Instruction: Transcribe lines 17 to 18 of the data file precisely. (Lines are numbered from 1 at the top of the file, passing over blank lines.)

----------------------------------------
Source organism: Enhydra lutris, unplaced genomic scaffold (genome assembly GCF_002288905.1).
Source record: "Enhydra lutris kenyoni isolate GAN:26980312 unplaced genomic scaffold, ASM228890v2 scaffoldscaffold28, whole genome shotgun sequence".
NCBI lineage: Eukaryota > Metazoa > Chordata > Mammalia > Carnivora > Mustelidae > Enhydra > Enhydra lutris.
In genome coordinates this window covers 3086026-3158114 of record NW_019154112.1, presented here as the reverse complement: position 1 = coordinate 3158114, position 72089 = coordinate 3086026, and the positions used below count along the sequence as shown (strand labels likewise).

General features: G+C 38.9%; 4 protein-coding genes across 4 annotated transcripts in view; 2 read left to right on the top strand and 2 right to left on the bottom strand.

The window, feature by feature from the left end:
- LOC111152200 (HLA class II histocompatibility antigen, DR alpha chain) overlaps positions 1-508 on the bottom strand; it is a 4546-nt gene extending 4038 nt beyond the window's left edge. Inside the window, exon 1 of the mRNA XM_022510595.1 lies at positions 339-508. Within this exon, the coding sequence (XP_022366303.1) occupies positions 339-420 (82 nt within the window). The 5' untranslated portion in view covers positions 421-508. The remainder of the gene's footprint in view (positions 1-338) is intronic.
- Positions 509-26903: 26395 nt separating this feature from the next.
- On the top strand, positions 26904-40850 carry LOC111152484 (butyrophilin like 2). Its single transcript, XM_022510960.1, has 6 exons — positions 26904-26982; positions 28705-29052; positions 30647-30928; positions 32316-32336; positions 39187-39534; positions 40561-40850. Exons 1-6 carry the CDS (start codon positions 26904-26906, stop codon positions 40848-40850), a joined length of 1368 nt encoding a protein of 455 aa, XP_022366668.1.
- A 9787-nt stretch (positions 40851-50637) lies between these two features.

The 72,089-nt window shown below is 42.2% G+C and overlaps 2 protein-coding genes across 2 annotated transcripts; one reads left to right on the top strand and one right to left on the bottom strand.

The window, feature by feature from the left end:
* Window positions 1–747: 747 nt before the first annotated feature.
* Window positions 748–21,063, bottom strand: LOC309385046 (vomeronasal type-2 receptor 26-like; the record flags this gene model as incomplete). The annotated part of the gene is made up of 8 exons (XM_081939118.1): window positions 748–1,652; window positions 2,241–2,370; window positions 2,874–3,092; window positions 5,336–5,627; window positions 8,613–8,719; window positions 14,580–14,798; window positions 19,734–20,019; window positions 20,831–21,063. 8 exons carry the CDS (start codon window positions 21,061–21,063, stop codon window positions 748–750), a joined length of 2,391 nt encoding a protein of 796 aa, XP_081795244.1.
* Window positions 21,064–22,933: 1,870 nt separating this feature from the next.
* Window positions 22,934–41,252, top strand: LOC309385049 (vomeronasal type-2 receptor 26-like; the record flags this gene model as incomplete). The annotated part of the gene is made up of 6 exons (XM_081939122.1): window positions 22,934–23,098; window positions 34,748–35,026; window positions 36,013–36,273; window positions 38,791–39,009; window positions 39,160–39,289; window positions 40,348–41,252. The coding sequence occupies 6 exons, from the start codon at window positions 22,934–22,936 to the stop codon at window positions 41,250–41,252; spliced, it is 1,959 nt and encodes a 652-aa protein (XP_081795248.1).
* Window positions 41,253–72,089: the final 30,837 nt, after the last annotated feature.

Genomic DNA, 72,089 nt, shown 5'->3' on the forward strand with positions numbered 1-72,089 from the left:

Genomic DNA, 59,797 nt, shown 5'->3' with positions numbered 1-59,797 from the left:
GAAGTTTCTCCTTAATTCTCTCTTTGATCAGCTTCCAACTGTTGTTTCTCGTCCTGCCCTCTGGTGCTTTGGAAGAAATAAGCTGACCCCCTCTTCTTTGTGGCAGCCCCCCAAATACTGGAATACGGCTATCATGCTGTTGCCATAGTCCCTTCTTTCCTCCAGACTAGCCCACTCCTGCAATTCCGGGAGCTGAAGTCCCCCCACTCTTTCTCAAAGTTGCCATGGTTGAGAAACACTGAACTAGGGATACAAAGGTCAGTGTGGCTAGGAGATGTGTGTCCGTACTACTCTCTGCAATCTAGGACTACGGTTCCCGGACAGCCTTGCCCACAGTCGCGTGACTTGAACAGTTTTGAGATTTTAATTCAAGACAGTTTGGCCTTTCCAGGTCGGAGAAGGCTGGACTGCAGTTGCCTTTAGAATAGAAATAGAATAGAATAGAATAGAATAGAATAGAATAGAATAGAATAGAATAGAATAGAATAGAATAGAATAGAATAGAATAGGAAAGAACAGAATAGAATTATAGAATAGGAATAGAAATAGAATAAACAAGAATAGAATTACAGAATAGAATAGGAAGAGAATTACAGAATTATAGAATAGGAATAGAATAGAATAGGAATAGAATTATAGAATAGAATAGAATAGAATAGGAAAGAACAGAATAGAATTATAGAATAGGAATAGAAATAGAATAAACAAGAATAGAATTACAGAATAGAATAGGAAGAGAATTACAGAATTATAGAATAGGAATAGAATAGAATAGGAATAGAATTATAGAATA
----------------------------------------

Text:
* Window positions 41,253–72,089: the final 30,837 nt, after the last annotated feature.

Genomic DNA, 72,089 nt, shown 5'->3' on the forward strand with positions numbered 1-72,089 from the left: